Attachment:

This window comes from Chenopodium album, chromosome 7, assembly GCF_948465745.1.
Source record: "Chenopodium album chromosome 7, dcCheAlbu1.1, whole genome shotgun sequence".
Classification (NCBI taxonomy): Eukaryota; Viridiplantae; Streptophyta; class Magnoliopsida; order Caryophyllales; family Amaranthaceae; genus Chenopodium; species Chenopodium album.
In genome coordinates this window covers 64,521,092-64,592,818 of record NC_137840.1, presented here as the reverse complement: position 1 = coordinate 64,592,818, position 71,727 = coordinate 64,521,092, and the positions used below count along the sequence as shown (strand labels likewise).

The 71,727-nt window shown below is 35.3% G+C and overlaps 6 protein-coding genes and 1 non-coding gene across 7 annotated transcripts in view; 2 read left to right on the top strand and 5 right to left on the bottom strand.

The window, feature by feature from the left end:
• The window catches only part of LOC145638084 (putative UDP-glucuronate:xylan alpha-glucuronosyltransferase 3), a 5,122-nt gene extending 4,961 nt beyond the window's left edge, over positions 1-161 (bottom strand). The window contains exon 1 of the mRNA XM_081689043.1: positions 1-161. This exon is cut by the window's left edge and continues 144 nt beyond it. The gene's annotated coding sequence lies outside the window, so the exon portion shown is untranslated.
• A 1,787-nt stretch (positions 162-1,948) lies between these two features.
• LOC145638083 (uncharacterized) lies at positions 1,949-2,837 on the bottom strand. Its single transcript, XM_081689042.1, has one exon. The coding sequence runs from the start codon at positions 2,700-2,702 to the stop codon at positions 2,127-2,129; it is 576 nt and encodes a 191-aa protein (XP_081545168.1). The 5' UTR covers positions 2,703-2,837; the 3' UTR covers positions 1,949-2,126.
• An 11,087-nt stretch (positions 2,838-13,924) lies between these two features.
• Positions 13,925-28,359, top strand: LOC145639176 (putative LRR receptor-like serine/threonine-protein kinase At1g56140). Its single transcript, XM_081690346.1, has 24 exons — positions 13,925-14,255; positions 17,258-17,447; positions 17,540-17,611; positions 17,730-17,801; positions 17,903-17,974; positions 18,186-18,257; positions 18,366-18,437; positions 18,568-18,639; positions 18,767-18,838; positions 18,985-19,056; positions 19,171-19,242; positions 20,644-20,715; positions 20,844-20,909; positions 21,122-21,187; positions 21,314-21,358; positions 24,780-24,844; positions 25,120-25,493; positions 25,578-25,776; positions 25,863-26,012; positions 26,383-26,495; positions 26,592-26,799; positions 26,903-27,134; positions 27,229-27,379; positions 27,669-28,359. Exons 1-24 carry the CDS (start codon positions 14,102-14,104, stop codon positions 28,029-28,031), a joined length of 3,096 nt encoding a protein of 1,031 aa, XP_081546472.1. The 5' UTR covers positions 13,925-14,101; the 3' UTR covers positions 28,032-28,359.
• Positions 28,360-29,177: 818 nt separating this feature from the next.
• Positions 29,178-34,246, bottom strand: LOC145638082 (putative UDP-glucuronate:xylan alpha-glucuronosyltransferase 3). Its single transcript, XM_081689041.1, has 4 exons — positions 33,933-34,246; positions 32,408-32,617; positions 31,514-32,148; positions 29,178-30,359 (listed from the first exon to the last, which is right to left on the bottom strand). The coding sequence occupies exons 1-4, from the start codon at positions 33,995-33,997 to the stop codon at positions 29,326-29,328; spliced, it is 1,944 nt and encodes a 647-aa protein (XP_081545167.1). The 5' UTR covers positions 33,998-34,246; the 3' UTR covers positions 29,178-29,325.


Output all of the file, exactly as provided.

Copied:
This window comes from Chenopodium album, chromosome 7, assembly GCF_948465745.1.
Source record: "Chenopodium album chromosome 7, dcCheAlbu1.1, whole genome shotgun sequence".
Classification (NCBI taxonomy): Eukaryota; Viridiplantae; Streptophyta; class Magnoliopsida; order Caryophyllales; family Amaranthaceae; genus Chenopodium; species Chenopodium album.
In genome coordinates this window covers 64,521,092-64,592,818 of record NC_137840.1, presented here as the reverse complement: position 1 = coordinate 64,592,818, position 71,727 = coordinate 64,521,092, and the positions used below count along the sequence as shown (strand labels likewise).

The 71,727-nt window shown below is 35.3% G+C and overlaps 6 protein-coding genes and 1 non-coding gene across 7 annotated transcripts in view; 2 read left to right on the top strand and 5 right to left on the bottom strand.

The window, feature by feature from the left end:
• The window catches only part of LOC145638084 (putative UDP-glucuronate:xylan alpha-glucuronosyltransferase 3), a 5,122-nt gene extending 4,961 nt beyond the window's left edge, over positions 1-161 (bottom strand). The window contains exon 1 of the mRNA XM_081689043.1: positions 1-161. This exon is cut by the window's left edge and continues 144 nt beyond it. The gene's annotated coding sequence lies outside the window, so the exon portion shown is untranslated.
• A 1,787-nt stretch (positions 162-1,948) lies between these two features.
• LOC145638083 (uncharacterized) lies at positions 1,949-2,837 on the bottom strand. Its single transcript, XM_081689042.1, has one exon. The coding sequence runs from the start codon at positions 2,700-2,702 to the stop codon at positions 2,127-2,129; it is 576 nt and encodes a 191-aa protein (XP_081545168.1). The 5' UTR covers positions 2,703-2,837; the 3' UTR covers positions 1,949-2,126.
• An 11,087-nt stretch (positions 2,838-13,924) lies between these two features.
• Positions 13,925-28,359, top strand: LOC145639176 (putative LRR receptor-like serine/threonine-protein kinase At1g56140). Its single transcript, XM_081690346.1, has 24 exons — positions 13,925-14,255; positions 17,258-17,447; positions 17,540-17,611; positions 17,730-17,801; positions 17,903-17,974; positions 18,186-18,257; positions 18,366-18,437; positions 18,568-18,639; positions 18,767-18,838; positions 18,985-19,056; positions 19,171-19,242; positions 20,644-20,715; positions 20,844-20,909; positions 21,122-21,187; positions 21,314-21,358; positions 24,780-24,844; positions 25,120-25,493; positions 25,578-25,776; positions 25,863-26,012; positions 26,383-26,495; positions 26,592-26,799; positions 26,903-27,134; positions 27,229-27,379; positions 27,669-28,359. Exons 1-24 carry the CDS (start codon positions 14,102-14,104, stop codon positions 28,029-28,031), a joined length of 3,096 nt encoding a protein of 1,031 aa, XP_081546472.1. The 5' UTR covers positions 13,925-14,101; the 3' UTR covers positions 28,032-28,359.
• Positions 28,360-29,177: 818 nt separating this feature from the next.
• Positions 29,178-34,246, bottom strand: LOC145638082 (putative UDP-glucuronate:xylan alpha-glucuronosyltransferase 3). Its single transcript, XM_081689041.1, has 4 exons — positions 33,933-34,246; positions 32,408-32,617; positions 31,514-32,148; positions 29,178-30,359 (listed from the first exon to the last, which is right to left on the bottom strand). The coding sequence occupies exons 1-4, from the start codon at positions 33,995-33,997 to the stop codon at positions 29,326-29,328; spliced, it is 1,944 nt and encodes a 647-aa protein (XP_081545167.1). The 5' UTR covers positions 33,998-34,246; the 3' UTR covers positions 29,178-29,325.